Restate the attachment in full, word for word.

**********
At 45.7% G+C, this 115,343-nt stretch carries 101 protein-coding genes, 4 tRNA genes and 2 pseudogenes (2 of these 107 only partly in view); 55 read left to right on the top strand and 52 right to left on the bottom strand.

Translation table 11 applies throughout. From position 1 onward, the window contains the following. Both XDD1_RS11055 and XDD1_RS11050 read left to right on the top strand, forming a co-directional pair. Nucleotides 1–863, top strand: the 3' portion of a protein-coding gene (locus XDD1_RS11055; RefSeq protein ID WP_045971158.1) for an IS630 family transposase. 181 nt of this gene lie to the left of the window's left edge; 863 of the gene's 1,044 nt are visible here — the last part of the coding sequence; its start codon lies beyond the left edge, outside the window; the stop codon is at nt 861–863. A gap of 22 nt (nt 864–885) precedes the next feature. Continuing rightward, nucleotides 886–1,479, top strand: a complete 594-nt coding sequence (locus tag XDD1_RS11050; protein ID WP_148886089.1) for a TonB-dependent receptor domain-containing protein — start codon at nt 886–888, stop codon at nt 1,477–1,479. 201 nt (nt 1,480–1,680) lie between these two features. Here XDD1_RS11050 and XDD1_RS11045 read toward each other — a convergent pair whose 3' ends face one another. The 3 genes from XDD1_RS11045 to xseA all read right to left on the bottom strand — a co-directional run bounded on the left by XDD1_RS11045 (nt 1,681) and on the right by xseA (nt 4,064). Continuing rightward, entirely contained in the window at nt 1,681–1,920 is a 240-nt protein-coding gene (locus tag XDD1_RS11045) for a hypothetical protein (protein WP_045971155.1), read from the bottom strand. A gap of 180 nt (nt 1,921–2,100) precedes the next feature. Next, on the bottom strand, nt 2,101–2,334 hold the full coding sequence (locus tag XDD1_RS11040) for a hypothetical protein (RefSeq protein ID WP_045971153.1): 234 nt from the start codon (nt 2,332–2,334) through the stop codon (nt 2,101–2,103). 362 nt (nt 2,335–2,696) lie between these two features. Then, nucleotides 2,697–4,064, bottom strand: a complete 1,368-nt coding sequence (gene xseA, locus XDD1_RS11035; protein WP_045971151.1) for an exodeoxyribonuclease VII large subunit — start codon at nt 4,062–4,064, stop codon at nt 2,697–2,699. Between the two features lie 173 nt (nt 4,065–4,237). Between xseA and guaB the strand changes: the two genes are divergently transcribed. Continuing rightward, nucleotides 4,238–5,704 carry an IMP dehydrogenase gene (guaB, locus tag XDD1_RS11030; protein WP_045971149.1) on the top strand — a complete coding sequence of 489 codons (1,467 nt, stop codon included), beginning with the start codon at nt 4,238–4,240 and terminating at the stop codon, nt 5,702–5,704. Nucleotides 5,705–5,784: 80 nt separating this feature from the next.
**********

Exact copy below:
At 45.7% G+C, this 115,343-nt stretch carries 101 protein-coding genes, 4 tRNA genes and 2 pseudogenes (2 of these 107 only partly in view); 55 read left to right on the top strand and 52 right to left on the bottom strand.

Translation table 11 applies throughout. From position 1 onward, the window contains the following. Both XDD1_RS11055 and XDD1_RS11050 read left to right on the top strand, forming a co-directional pair. Nucleotides 1–863, top strand: the 3' portion of a protein-coding gene (locus XDD1_RS11055; RefSeq protein ID WP_045971158.1) for an IS630 family transposase. 181 nt of this gene lie to the left of the window's left edge; 863 of the gene's 1,044 nt are visible here — the last part of the coding sequence; its start codon lies beyond the left edge, outside the window; the stop codon is at nt 861–863. A gap of 22 nt (nt 864–885) precedes the next feature. Continuing rightward, nucleotides 886–1,479, top strand: a complete 594-nt coding sequence (locus tag XDD1_RS11050; protein ID WP_148886089.1) for a TonB-dependent receptor domain-containing protein — start codon at nt 886–888, stop codon at nt 1,477–1,479. 201 nt (nt 1,480–1,680) lie between these two features. Here XDD1_RS11050 and XDD1_RS11045 read toward each other — a convergent pair whose 3' ends face one another. The 3 genes from XDD1_RS11045 to xseA all read right to left on the bottom strand — a co-directional run bounded on the left by XDD1_RS11045 (nt 1,681) and on the right by xseA (nt 4,064). Continuing rightward, entirely contained in the window at nt 1,681–1,920 is a 240-nt protein-coding gene (locus tag XDD1_RS11045) for a hypothetical protein (protein WP_045971155.1), read from the bottom strand. A gap of 180 nt (nt 1,921–2,100) precedes the next feature. Next, on the bottom strand, nt 2,101–2,334 hold the full coding sequence (locus tag XDD1_RS11040) for a hypothetical protein (RefSeq protein ID WP_045971153.1): 234 nt from the start codon (nt 2,332–2,334) through the stop codon (nt 2,101–2,103). 362 nt (nt 2,335–2,696) lie between these two features. Then, nucleotides 2,697–4,064, bottom strand: a complete 1,368-nt coding sequence (gene xseA, locus XDD1_RS11035; protein WP_045971151.1) for an exodeoxyribonuclease VII large subunit — start codon at nt 4,062–4,064, stop codon at nt 2,697–2,699. Between the two features lie 173 nt (nt 4,065–4,237). Between xseA and guaB the strand changes: the two genes are divergently transcribed. Continuing rightward, nucleotides 4,238–5,704 carry an IMP dehydrogenase gene (guaB, locus tag XDD1_RS11030; protein WP_045971149.1) on the top strand — a complete coding sequence of 489 codons (1,467 nt, stop codon included), beginning with the start codon at nt 4,238–4,240 and terminating at the stop codon, nt 5,702–5,704. Nucleotides 5,705–5,784: 80 nt separating this feature from the next.